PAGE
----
English Translation and Classical ReceptionTowards a New Literary History
English Translation and Classical Reception is the first genuine cross-disciplinary study bringing English literary history to bear on questions about the reception of classical literary texts, and vice versa. The text draws on the author’s exhaustive knowledge of the subject from the early Renaissance to the present. The first book-length study of English translation as a topic in classical reception Draws on the author’s exhaustive knowledge of English literary translation from the early Renaissance to the present Argues for a remapping of English literary history which would take proper account of the currently neglected history of classical translation, from Chaucer to the present Offers a widely ranging chronological analysis of English translation from ancient literatures Previously little-known, unknown, and sometimes suppressed translated texts are recovered from manuscripts and explored in terms of their implications for English literary history and for the interpretation of classical literature
Preface. Acknowledgements. Note on Texts. 1. Making the Classics Belong: A Historical Introduction. 2. Creative Translation. 3. English Renaissance Poets and the Translating Tradition. 4. Two-Way Reception: Shakespeare’s Influence on Plutarch. 5. Transformative Translation: Dryden’s Horatian Ode. 6. Statius and the Aesthetics of Eighteenth-Century Poetry. 7. Classical Translation and the Formation of the English Literary Canon. 8. Evidence for an Alternative History: Manuscript Translations of the Long Eighteenth Century. 9. Receiving Wordsworth, Receiving Juvenal: Wordsworth’s Suppressed Eighth Satire. 10. The Persistence of Translations: Lucretius in the Nineteenth Century. 11. ‘Oddity and struggling dumbness’: Ted Hughes’s Homer. 12. Afterword. References. Index of Ancient Authors and Passages. General Index.
“Stuart Gillespie’s English Translation and Classical Reception is a beneficiary of this ferment, supplemented by the author’s comprehensive knowledge of translation history, translation theory, and the growing bibliography in his field.” (Modern Philology, 1 August 2014) "Overall, this volume will be a key resource for the study of creative translation of classical texts in English, and thoroughly succeeds in emphasising its importance in the history of English literature. Its author's unmatched grasp of the range of the source material is a great benefit...." (Bmcreview, 8 February 2012) “Taken together, the various case studies of the book express an energetic engagement with the rich inheritance of classical literature and its complex role in and through English translation.” (CJ-Online, 5 September 2012)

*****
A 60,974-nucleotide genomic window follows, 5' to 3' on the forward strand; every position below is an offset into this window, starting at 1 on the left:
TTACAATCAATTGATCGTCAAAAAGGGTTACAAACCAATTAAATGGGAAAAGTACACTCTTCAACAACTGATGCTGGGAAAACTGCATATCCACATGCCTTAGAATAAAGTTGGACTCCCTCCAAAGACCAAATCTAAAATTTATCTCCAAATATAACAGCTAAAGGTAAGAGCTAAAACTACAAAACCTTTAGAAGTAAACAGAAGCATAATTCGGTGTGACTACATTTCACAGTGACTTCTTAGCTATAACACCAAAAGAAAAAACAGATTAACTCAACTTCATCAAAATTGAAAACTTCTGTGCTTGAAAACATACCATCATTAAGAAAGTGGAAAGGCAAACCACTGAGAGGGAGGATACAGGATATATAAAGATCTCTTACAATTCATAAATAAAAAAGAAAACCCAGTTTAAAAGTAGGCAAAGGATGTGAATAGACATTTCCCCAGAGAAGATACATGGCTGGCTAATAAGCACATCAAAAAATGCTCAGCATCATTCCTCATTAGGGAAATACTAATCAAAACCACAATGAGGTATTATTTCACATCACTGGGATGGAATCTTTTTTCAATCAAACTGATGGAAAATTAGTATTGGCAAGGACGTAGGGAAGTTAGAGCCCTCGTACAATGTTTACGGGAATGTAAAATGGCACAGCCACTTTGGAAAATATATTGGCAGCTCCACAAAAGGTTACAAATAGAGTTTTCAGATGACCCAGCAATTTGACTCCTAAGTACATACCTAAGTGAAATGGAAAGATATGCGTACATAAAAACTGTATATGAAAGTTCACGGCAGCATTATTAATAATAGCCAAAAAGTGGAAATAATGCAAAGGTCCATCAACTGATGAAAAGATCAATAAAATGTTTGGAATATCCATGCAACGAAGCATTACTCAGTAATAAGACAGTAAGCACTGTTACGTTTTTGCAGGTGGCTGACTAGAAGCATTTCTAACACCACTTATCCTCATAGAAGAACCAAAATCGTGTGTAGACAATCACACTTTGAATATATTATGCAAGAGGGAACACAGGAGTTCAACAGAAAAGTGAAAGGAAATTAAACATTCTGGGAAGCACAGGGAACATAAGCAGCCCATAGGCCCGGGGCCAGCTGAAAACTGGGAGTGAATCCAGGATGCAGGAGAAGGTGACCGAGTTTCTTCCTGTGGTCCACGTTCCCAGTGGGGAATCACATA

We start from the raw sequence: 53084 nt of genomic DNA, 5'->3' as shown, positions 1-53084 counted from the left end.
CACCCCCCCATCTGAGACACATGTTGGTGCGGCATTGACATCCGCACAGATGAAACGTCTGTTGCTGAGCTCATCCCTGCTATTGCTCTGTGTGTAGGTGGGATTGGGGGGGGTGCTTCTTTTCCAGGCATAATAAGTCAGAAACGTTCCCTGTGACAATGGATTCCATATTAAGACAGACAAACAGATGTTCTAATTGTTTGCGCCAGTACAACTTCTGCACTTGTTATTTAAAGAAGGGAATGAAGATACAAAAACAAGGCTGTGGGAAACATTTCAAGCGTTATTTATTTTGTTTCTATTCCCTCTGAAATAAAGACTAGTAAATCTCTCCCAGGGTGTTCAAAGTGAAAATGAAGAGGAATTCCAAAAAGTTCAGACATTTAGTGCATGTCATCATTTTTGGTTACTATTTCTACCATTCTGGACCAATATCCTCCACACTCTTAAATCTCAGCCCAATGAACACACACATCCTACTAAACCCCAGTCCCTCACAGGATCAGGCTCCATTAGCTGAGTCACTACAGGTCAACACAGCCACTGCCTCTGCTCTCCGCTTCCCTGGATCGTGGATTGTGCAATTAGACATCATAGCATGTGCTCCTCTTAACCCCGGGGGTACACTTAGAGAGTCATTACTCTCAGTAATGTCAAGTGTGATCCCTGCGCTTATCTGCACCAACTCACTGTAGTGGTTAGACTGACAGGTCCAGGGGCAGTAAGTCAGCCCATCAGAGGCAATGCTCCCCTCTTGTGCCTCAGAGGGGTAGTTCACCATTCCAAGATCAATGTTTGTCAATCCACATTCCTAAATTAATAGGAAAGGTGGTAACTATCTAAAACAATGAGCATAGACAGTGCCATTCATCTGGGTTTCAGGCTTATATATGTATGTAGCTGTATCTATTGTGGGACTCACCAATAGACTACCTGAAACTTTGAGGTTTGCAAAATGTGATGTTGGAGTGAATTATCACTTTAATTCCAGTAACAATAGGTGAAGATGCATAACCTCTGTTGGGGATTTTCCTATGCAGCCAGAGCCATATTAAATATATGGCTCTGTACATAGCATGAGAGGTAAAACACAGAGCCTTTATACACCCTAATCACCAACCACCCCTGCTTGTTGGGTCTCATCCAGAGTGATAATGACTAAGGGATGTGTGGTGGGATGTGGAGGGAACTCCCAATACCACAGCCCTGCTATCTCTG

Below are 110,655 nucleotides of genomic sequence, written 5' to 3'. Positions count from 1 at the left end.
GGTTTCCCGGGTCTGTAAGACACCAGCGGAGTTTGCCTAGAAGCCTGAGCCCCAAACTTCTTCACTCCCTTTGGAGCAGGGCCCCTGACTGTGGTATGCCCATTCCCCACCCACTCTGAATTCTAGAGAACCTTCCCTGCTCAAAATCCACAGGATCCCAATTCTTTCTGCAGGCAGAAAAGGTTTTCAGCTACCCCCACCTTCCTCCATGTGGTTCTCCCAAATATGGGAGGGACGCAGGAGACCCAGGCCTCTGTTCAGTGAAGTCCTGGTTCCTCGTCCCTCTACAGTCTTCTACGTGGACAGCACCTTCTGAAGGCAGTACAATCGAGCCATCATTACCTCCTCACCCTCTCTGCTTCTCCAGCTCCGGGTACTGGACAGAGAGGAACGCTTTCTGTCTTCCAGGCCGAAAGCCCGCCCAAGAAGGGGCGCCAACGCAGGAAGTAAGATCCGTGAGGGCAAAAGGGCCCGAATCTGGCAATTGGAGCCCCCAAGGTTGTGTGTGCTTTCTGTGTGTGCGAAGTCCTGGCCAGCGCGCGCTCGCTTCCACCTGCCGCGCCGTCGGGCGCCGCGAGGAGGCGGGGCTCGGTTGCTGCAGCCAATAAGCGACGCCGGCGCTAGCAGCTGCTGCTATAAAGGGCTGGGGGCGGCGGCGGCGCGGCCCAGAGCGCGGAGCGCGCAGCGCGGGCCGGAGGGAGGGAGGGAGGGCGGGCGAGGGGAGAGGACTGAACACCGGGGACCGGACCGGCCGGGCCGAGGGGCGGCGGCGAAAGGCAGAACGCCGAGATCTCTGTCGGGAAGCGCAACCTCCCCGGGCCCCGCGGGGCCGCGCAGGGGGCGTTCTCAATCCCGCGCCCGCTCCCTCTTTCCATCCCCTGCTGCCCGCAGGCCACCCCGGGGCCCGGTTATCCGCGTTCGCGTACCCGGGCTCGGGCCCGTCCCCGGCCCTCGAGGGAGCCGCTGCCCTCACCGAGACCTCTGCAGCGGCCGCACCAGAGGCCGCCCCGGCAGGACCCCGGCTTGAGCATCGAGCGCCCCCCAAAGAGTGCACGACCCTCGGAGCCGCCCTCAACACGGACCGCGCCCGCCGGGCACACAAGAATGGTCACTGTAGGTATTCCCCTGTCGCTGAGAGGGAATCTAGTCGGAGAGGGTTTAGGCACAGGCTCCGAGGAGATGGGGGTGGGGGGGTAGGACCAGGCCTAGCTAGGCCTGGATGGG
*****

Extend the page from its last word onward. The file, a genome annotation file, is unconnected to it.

Stuart Gillespie is Reader in English Literature at the University of Glasgow, Scotland. His recent publications include Shakespeare’s Books: A Dictionary of Shakespeare Sources (2001), Shakespeare and Elizabethan Popular Culture, edited with Neil Rhodes (2006), and The Cambridge Companion to Lucretius, edited with Philip Hardie (2007). He edits the journal Translation and Literature and is co-editor of The Oxford History of Literary Translation in English series.
This first book-length study of English translation as a topic in classical reception engages with the dialogues generated between individual translations and their source-texts, but also with the wide and deep tradition of which they form a part. English Translation and Classical Reception is organised as a mix of surveys and case studies, yet structured to create a continuous discursive thread from Shakespeare to the twentieth century. As lead editor of the first history of English literary translation, Gillespie has been a major force in recovering the remarkable and extensive history of English writers’ engagements with the classics over the centuries. This book focuses on the implications of this history both for English and classical scholarship. In addition to this, Gillespie unveils a new level of historical rediscovery in his analysis of a range of forgotten, unpublished, and suppressed classical translations by English writers. This important text will mark a change in the way in which the English reception of classical literature is viewed and studied.
“This bold book is a welcome challenge to sacred tenets of English literary history. Gillespie brilliantly and rigorously forces us to face the inconvenient truth of the role of classical translation in English literature.” Susanna Braund, University of British Columbia “We have long needed this meta-history explaining the canon of literary translations and its strategic omissions. Gillespie’s magisterial survey gives the pleasure of a conspective view clearly expressed.” Alastair Fowler, University of Edinburgh “An inspiring and astringent polemic on behalf of translation, the creative carriage into English of Homer, Virgil, Lucretius and others, and its vitalizing effect on literary tradition.” Adrian Poole, University of Cambridge “These carefully crafted studies by a leading expert in translation studies collectively make an overwhelming case for the centrality of literary translation in the history both of English literature and of the reception of classical antiquity.” Philip Hardie, Trinity College, Cambridge “A brilliant guide to the major issues that drive translation studies, equally illuminating on both lost or neglected works and on some of the most familiar masterpieces, ancient and modern.” Joseph Farrell, University of Pennsylvania
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